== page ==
Blog: Council tax collection - how councils are always in the wrong

By Chris Game - Visiting lecturer

If you’re fed up with football, why not kick local government?  Anyone can play.  In February we had a BBC ‘investigation’ discovering that ‘cash-strapped local authorities in England, Scotland and Wales failed to collect £530 million in council tax in 2009-10’. The figure was inaccurate, based as it was only on authorities responding to the Beeb’s circular – while the correct one had been available, free, for the previous eight months from official Council Tax Collection statistics. A shame the investigators didn’t run the idea past the outgoing Chairman of the BBC Trust, Sir Michael Lyons, who might have had thoughts about this use of licence fee income, and could certainly have advised them not to bother contacting the 27 county councils who don’t even collect the tax.

In March a friendly question from Andrew Griffiths, Conservative MP for Burton and Uttoxeter (and Vice-Chair of the All-Party (sic) Parliamentary Group for Beer), asked Local Government Minister, Bob Neill, for information also published months before on the DCLG website – the local authorities collecting the lowest proportion of council tax due in 2009-10. It’s an interesting list, headed by predominantly Labour authorities – oh yes, and, as the Minister didn’t mention, by those featuring high on the official English Indices of Deprivation, also produced by his department.

Then last week it was – as, in truth, it is most weeks – the TaxPayers’ Alliance (TPA), but this time from a novel angle. Usually the beef is about councils’ inefficiency in spending our council tax; this time it was about their being over-zealous in collecting it, and specifically their use of debt recovery agents and bailiffs. There was obviously a risk here of confusing the TPA’s main message: we’d much rather you didn’t collect any tax at all, but, if you must, then do go easy on those who’d prefer not to pay up. So the research was undertaken and the report published by the TPA’s civil liberties offshoot, Big Brother Watch (BBW): Who’s knocking at your door? Local councils and their use of bailiffs and debt recovery agencies -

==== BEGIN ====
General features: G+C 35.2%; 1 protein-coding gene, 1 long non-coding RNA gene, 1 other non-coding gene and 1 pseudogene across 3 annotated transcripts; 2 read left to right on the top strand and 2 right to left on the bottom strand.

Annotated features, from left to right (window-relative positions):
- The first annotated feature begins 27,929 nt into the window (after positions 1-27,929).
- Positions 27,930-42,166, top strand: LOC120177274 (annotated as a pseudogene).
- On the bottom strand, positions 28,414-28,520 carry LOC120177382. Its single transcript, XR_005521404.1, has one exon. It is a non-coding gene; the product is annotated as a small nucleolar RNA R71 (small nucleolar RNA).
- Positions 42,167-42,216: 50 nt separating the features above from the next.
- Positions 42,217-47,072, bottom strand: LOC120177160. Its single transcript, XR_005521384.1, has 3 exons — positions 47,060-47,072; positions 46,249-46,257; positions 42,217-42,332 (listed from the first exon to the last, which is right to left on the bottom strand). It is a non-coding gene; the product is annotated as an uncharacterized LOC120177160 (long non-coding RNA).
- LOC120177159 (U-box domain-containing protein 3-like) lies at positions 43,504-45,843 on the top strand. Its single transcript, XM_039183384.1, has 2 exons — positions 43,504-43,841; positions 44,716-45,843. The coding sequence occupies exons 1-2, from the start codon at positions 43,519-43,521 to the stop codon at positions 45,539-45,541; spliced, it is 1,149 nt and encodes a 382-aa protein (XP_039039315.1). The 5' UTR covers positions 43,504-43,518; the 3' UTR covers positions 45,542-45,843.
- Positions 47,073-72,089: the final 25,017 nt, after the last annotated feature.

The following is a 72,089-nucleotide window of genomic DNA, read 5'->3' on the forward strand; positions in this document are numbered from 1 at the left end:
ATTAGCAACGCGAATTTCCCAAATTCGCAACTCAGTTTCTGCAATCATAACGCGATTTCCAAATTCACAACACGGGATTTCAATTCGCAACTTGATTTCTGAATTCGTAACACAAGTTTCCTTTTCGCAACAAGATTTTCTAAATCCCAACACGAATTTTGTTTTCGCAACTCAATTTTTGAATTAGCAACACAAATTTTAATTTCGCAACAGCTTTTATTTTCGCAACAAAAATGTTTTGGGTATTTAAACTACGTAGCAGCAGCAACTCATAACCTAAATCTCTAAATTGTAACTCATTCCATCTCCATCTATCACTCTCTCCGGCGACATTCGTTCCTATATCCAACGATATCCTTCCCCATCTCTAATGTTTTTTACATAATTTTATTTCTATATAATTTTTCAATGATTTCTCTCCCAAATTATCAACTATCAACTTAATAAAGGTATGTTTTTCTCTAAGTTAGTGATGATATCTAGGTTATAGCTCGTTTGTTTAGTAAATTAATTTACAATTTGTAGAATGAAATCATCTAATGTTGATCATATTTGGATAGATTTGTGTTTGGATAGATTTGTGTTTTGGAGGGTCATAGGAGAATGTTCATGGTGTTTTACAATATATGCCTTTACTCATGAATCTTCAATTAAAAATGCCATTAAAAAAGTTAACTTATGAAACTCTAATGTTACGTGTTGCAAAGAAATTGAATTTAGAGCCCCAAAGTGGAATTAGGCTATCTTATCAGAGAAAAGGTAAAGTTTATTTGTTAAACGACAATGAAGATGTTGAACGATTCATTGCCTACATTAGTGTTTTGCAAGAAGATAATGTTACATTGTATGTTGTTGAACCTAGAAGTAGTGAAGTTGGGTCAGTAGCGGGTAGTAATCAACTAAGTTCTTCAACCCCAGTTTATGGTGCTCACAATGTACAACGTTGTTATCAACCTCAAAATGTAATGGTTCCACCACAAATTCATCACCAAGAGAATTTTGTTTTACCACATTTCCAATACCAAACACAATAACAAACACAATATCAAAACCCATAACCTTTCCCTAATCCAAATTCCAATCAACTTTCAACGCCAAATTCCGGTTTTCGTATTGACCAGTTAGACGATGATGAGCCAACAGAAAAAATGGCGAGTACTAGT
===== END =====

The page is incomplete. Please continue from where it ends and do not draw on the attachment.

Let me be clear. While I dislike aspects of the report’s presentation – the failure always to clarify that all figures refer to a three-year period, rather than a single year, and the apparently shaky understanding of Council Tax Regulations and councils’ debt recovery policies and practices – it has much to commend it. It contains useful information, quantitative and qualitative, about how authorities undertake one of their major functions – their extensive, growing, but widely varying use of bailiffs, and the questionable ‘recovery techniques’ the latter may employ. It is freely downloadable, unlike many campaigning organisations’ reports. And it is research-based, using primarily, like much TPA work, Freedom of Information requests to local authorities.

My problem is that I suspect that, as with the monitoring of senior officers’ remuneration, the impact of useful data and the opportunity for informed debate are diminished, certainly within the world of local government, by the TPA’s open and unmitigated contempt for everything that councils do and stand for, and its obsession with populist media headlines. In this instance, two quite separate allegations – councils’ casual and excessive use of debt recovery agencies, and unchecked, intimidatory behaviour by bailiffs – are lumped together, pronounced ‘truly shocking’, and blamed entirely on ‘the culture of bully-boy debt collection which has taken hold in Town Halls across the country’.